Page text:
Here is how the couple, sitting together in the kitchen, recall the scene. And honey, you know, I want you to tell me that you love me,' because he never did." Cesar: "Wait a minute.There was no `honey' in that [speech]." Ilusion: "Okay, whatever. "No, this is my wife when she wants to get some shit across: `Cesar! What other couples might see as exhausting, however, the Millans, perched side by side on tall stools, treat as a blessing—because there was a time they had trouble communicating at all.
Marriage, as anyone who's tried it can attest, is an ongoing project. After 16 years together, their goal is to appreciate rather than resent their differences. For example, when Ilusion gets hurt, it can take her a while to get over it.
And both Millans are searchers who've delved into all manner of selfhelp literature (the D. And during that period, as she searches to understand what exactly has led her to feel as she does, she wants Cesar to be sweet to her—even though, she acknowledges, she's not being very sweet to him.
"But she doesn't apply the same thing to herself," Cesar says. "I would like to have sex with you even though I'm angry." Ilusion rolls her eyes.
When Ilusion is upset, he's supposed to be patient and cuddle her, "which is opposite of what she'd do if I were going through my process." Ilusion appraises him unflinchingly. I go to sadness, and for a woman, being sad, you want comforting. Anyone who's watched Dog Whisperer With Cesar Millan knows that while dog owners may think their dogs are the problem, actually the problem is them.
She almost died, she says, but Cesar didn't visit her until days after the surgery.
"He came to visit for two hours, but he was like, `I can't believe you're sick.' He was so annoyed." And the day she came home, "He's like, `I've got to get back to my dogs.' " Not long after, Ilusion told Cesar goodbye. "I asked God: `Why you give me the strongest, most stubborn woman in the world? Mimicking what he'd seen his father and uncles do, "I just focused on everything she did wrong," he says, a list that went "all the way from Alaska to Argentina.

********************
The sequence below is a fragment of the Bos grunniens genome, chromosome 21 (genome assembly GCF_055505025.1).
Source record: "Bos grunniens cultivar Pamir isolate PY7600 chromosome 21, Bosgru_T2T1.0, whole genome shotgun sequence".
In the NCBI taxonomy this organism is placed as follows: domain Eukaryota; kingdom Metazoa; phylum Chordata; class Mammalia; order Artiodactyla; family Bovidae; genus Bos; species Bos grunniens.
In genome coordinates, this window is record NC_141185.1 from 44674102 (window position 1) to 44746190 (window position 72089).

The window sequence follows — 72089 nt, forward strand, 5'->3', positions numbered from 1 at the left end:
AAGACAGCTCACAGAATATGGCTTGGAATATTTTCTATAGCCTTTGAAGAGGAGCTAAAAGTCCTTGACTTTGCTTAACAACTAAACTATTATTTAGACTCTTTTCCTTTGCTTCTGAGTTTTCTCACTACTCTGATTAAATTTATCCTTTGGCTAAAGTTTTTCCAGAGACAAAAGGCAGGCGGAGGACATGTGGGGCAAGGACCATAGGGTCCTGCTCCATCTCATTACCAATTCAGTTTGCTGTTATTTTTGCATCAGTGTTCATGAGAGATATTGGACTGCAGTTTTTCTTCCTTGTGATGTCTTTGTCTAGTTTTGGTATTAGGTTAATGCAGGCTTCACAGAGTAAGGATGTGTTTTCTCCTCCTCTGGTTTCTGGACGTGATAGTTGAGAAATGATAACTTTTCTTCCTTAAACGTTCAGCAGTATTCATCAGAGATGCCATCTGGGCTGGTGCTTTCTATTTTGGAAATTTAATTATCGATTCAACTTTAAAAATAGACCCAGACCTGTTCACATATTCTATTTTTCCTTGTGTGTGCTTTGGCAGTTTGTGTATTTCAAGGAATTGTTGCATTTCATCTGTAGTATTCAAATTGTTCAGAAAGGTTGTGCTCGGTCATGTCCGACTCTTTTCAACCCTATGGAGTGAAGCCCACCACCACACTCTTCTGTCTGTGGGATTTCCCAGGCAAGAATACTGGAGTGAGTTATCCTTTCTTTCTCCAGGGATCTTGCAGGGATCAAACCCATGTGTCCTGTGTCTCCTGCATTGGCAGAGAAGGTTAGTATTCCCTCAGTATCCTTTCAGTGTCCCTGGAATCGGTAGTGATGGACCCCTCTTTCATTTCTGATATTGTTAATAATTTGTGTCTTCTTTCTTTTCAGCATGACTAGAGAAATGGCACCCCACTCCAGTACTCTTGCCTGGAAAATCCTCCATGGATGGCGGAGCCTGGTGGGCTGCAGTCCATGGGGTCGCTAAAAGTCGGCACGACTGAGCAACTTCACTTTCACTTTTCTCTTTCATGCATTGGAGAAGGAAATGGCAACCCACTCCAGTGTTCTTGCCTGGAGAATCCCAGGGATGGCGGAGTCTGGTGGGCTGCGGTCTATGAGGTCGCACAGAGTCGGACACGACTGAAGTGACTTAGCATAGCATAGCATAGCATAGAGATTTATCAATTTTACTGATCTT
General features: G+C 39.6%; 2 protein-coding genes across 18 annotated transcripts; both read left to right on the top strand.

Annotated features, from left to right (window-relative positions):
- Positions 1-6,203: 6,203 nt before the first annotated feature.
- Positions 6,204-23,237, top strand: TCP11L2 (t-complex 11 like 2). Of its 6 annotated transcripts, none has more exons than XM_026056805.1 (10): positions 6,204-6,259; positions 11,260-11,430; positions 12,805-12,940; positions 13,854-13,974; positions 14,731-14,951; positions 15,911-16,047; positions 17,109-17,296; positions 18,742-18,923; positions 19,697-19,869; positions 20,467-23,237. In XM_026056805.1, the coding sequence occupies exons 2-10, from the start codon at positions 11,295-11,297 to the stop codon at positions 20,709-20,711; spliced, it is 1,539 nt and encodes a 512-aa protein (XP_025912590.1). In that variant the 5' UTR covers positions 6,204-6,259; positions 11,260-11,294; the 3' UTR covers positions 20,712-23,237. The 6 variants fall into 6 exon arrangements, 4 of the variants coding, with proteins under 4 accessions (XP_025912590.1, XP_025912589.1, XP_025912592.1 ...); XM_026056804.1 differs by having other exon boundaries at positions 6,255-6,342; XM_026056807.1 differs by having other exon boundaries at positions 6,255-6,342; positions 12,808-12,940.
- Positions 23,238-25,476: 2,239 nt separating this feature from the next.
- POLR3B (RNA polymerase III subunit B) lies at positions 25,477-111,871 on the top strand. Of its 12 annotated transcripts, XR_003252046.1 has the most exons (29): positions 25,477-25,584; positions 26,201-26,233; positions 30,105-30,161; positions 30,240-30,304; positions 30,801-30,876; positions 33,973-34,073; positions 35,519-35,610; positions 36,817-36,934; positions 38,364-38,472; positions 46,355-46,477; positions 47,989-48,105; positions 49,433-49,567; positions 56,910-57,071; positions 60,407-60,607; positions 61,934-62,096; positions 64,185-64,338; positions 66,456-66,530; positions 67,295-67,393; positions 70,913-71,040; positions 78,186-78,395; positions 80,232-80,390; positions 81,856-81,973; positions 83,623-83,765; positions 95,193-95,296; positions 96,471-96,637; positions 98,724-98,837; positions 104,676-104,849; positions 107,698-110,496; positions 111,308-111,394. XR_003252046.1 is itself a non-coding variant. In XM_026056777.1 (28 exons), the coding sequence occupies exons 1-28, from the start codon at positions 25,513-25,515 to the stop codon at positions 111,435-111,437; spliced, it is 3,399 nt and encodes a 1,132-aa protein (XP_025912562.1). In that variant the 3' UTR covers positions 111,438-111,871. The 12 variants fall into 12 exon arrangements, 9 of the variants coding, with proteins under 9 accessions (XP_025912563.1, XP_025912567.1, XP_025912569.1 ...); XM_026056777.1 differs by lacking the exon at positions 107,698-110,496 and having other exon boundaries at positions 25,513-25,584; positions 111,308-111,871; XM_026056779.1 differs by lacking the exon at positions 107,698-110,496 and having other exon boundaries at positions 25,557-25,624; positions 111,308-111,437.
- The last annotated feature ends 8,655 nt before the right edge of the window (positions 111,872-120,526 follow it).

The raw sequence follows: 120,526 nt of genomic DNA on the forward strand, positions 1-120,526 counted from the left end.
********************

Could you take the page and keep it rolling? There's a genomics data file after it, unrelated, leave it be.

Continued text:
"I was there in my heart, but my heart was blocked." When Cesar was growing up on a farm in Culiacán, Mexico, his affinity for canines earned him the nickname El Perrero, or "the dog man." It also got him teased.
"He was afraid to love anybody." "I didn't do it with humans, that's all," Cesar says, matter-of-factly.
When Millan and his wife, Ilusion, aren't taking turns bobbling a friend's baby on their knees or admiring their youngest son's new braces, they are talking excitedly. It's a Latino thing, Cesar explains: "Everything is so loud." Ilusion agrees: "I'm naturally a loud person. Like—" "That's so true," interjects Ilusion, vibrant in a hot pink sleeveless turtleneck and pants ironed to a sharp crease. Cesar says he was happy to exchange vows— he believed in family—but saw his wife more as a necessary encumbrance than as an equal partner.